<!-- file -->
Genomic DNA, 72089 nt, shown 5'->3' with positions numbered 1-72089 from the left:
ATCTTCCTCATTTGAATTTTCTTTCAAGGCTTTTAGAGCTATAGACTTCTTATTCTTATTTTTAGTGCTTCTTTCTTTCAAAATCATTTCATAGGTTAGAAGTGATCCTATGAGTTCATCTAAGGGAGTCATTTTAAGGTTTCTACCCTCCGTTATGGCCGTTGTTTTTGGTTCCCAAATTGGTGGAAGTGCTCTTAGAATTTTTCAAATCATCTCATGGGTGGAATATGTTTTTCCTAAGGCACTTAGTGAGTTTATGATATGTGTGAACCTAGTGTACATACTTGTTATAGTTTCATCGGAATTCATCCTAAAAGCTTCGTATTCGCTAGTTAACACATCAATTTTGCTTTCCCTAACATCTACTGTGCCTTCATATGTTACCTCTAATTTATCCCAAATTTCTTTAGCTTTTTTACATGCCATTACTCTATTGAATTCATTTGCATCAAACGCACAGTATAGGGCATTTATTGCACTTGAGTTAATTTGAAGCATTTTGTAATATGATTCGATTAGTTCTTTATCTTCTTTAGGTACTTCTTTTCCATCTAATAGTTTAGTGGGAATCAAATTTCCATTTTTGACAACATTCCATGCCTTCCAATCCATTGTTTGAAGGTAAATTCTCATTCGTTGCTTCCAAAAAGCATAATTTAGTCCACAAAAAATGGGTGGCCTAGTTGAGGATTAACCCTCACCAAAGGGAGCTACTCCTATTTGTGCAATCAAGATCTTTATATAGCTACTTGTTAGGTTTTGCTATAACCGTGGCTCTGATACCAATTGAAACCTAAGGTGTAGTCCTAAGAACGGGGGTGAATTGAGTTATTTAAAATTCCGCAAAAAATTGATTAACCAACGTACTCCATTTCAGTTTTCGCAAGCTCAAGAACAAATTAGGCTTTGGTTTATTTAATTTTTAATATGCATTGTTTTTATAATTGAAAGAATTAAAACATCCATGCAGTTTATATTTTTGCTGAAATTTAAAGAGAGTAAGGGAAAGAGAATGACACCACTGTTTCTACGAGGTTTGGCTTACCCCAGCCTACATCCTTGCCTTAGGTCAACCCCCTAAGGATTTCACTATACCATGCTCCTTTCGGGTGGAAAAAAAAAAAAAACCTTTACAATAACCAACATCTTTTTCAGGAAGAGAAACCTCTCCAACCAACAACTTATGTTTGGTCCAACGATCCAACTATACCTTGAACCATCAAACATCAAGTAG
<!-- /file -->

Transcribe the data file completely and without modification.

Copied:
Genomic DNA, 72089 nt, shown 5'->3' with positions numbered 1-72089 from the left:
ATCTTCCTCATTTGAATTTTCTTTCAAGGCTTTTAGAGCTATAGACTTCTTATTCTTATTTTTAGTGCTTCTTTCTTTCAAAATCATTTCATAGGTTAGAAGTGATCCTATGAGTTCATCTAAGGGAGTCATTTTAAGGTTTCTACCCTCCGTTATGGCCGTTGTTTTTGGTTCCCAAATTGGTGGAAGTGCTCTTAGAATTTTTCAAATCATCTCATGGGTGGAATATGTTTTTCCTAAGGCACTTAGTGAGTTTATGATATGTGTGAACCTAGTGTACATACTTGTTATAGTTTCATCGGAATTCATCCTAAAAGCTTCGTATTCGCTAGTTAACACATCAATTTTGCTTTCCCTAACATCTACTGTGCCTTCATATGTTACCTCTAATTTATCCCAAATTTCTTTAGCTTTTTTACATGCCATTACTCTATTGAATTCATTTGCATCAAACGCACAGTATAGGGCATTTATTGCACTTGAGTTAATTTGAAGCATTTTGTAATATGATTCGATTAGTTCTTTATCTTCTTTAGGTACTTCTTTTCCATCTAATAGTTTAGTGGGAATCAAATTTCCATTTTTGACAACATTCCATGCCTTCCAATCCATTGTTTGAAGGTAAATTCTCATTCGTTGCTTCCAAAAAGCATAATTTAGTCCACAAAAAATGGGTGGCCTAGTTGAGGATTAACCCTCACCAAAGGGAGCTACTCCTATTTGTGCAATCAAGATCTTTATATAGCTACTTGTTAGGTTTTGCTATAACCGTGGCTCTGATACCAATTGAAACCTAAGGTGTAGTCCTAAGAACGGGGGTGAATTGAGTTATTTAAAATTCCGCAAAAAATTGATTAACCAACGTACTCCATTTCAGTTTTCGCAAGCTCAAGAACAAATTAGGCTTTGGTTTATTTAATTTTTAATATGCATTGTTTTTATAATTGAAAGAATTAAAACATCCATGCAGTTTATATTTTTGCTGAAATTTAAAGAGAGTAAGGGAAAGAGAATGACACCACTGTTTCTACGAGGTTTGGCTTACCCCAGCCTACATCCTTGCCTTAGGTCAACCCCCTAAGGATTTCACTATACCATGCTCCTTTCGGGTGGAAAAAAAAAAAAAACCTTTACAATAACCAACATCTTTTTCAGGAAGAGAAACCTCTCCAACCAACAACTTATGTTTGGTCCAACGATCCAACTATACCTTGAACCATCAAACATCAAGTAG